June 2013
Volume 54, Issue 15
ARVO Annual Meeting Abstract  |   June 2013
Therapeutic use of chimeric bacteriophage (phage) endolysins in staphylococcal endophthalmitis
Author Affiliations & Notes
  • Pawan Kumar Singh
    Ophthalmology, Kresge Eye Institute, Wayne State University, Detroit, MI
  • David Donovan
    Animal Biosciences and Biotechnology, Beltsville Agricult. Res. Center, ARS, USDA, Beltsville, MD
  • Ashok Kumar
    Ophthalmology, Kresge Eye Institute, Wayne State University, Detroit, MI
    Anatomy & Cell Biology, Wayne State University, Detroit, MI
  • Footnotes
    Commercial Relationships Pawan Kumar Singh, None; David Donovan, None; Ashok Kumar, None
  • Footnotes
    Support None
Investigative Ophthalmology & Visual Science June 2013, Vol.54, 3671. doi:
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      Pawan Kumar Singh, David Donovan, Ashok Kumar; Therapeutic use of chimeric bacteriophage (phage) endolysins in staphylococcal endophthalmitis. Invest. Ophthalmol. Vis. Sci. 2013;54(15):3671.

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      © ARVO (1962-2015); The Authors (2016-present)

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Purpose: Phage endolysins are peptidoglycan hydrolases that are produced at the end of phage lytic cycle to digest host bacterial cell wall, facilitating the release of mature phage progeny. The aim of this study is to determine the antimicrobial activity of chimeric phage lysins against clinical isolates of Staphylococcus aureus and to test their therapeutic efficacy in a mouse model of S. aureus endophthalmitis.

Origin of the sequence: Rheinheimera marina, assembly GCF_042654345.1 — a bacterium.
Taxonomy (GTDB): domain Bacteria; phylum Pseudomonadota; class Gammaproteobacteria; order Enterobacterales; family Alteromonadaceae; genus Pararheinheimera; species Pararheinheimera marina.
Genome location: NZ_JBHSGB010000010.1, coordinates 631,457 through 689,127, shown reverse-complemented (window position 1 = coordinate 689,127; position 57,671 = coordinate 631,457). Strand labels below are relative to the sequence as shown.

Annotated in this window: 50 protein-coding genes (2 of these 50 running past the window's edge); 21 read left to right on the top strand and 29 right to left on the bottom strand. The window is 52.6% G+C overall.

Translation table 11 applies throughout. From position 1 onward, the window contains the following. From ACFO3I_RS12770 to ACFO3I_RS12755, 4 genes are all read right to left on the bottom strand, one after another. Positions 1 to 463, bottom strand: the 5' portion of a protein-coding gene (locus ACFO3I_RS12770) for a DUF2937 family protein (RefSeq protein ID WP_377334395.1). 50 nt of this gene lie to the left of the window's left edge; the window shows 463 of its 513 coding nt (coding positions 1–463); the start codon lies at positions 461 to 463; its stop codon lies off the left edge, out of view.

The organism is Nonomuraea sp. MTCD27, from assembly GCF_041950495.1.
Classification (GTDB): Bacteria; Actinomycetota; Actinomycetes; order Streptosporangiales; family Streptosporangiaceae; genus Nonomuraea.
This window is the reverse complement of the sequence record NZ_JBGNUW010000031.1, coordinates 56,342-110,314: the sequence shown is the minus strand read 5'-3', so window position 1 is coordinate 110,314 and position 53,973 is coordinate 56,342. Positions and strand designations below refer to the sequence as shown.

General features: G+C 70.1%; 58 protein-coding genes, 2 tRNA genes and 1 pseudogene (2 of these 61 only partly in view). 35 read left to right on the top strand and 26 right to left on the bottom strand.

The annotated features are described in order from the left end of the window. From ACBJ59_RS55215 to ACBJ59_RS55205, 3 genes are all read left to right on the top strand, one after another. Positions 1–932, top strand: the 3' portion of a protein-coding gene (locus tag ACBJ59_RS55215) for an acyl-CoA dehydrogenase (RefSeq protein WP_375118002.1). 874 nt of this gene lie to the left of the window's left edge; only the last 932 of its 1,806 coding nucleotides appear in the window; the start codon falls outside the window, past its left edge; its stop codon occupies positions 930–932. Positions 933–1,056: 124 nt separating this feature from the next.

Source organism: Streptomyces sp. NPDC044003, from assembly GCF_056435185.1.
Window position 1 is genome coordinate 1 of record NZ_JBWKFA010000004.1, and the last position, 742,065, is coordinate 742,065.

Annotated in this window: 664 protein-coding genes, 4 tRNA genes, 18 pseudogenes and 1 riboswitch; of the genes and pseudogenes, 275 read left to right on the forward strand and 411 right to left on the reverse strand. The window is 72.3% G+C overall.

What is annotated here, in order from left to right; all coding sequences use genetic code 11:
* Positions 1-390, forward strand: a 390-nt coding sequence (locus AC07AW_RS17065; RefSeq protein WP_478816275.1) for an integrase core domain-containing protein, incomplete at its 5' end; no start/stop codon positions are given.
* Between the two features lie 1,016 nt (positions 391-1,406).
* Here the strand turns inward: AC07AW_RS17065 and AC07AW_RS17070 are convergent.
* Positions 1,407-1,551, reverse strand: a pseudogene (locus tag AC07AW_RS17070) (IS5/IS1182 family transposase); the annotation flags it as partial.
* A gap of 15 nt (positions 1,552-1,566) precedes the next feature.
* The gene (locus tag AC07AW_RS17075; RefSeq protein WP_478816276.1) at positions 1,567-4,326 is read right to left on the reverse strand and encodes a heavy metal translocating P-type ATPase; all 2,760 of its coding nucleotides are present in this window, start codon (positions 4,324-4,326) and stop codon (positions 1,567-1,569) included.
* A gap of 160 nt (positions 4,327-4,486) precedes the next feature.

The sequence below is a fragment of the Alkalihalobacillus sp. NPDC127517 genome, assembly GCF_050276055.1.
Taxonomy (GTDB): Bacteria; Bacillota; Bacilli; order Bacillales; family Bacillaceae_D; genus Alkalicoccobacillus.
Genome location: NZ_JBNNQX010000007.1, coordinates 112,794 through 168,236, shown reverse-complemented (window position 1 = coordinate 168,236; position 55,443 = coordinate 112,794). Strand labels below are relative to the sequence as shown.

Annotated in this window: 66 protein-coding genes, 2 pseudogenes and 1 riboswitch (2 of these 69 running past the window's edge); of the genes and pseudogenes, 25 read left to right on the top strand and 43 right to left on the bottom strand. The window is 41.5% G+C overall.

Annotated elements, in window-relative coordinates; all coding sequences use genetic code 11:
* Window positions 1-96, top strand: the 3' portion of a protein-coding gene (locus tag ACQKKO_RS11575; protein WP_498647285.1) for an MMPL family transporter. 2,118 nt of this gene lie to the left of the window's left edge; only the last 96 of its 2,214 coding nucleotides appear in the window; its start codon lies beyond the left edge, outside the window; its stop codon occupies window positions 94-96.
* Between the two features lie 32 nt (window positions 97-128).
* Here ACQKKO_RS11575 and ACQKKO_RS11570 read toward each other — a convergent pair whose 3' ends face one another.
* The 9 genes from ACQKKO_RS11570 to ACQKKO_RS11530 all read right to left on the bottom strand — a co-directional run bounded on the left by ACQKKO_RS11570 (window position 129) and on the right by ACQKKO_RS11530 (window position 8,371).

Methods: Chimeric fusion proteins containing multiple catalytic domains and cell wall binding domains were genetically engineered. Their activity against 19 clinical isolates of S. aureus from cases of endophthalmitis was tested using three functional assays (plate lysis, turbidity reduction and MIC determination). Their ability to disrupt biofilm formation was also tested. To determine the therapeutic potential in vivo, a chimeric Ply187 endolysin was injected intravitreally in C57BL/6 mouse eyes at 6 h and 12 h post S. aureus infection. Eyes were examined clinically and subjected to quantitation of viable bacteria, retinal function, inflammatory cytokine levels as well as histological analysis.

Results: All the chimeric lysins showed strong antimicrobial activity against clinical isolates as well as USA 300 and RN6390, a strain used in the mouse model. A chimeric fusion protein of the Ply187 endopeptidase domain and LysK SH3b cell wall binding domain showed strongest anti-staphylococcal activity as evidenced by complete inhibition of bacterial growth, turbidity reduction and biofilm disruption. Intravitreal injection of Ply187 (both at 6 and 12h post infection) significantly improved the outcome of S. aureus endophthalmitis, preserved retinal structural integrity, and maintained visual function as assessed by ERG analysis. Furthermore, phage lysin treatment dramatically reduced bacterial burden and inflammatory cytokines in the eyes.

Conclusions: Considering an increased antibiotic resistance among ocular isolates of S. aureus, our study suggests that the phage lysins could be used as potential therapeutic agents for management of bacterial endophthalmitis. Moreover, genetic engineering approaches can be used to generate potent chimeric lysins containing multiple lytic domains to avoid resistance development.

Keywords: 513 endophthalmitis • 720 Staphylococcus • 688 retina  

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